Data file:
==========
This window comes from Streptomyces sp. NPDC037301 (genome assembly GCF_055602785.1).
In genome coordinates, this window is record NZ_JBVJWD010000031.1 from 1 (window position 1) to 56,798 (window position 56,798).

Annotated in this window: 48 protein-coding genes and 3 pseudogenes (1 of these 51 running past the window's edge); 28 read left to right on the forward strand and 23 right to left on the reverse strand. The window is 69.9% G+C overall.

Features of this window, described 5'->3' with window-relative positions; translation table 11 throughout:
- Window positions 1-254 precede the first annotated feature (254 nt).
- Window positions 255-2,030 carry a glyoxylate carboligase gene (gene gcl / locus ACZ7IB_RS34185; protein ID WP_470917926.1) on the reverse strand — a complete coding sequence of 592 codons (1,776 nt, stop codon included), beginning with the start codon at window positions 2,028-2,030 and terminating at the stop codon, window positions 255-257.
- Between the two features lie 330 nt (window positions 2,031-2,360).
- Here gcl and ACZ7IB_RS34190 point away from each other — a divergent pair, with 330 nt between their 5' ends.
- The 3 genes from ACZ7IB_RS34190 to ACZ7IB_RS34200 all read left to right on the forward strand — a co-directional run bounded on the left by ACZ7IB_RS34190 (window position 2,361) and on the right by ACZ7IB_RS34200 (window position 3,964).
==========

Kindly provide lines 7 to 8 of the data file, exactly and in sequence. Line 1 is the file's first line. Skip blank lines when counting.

- Between the two features lie 330 nt (window positions 2,031-2,360).
- Here gcl and ACZ7IB_RS34190 point away from each other — a divergent pair, with 330 nt between their 5' ends.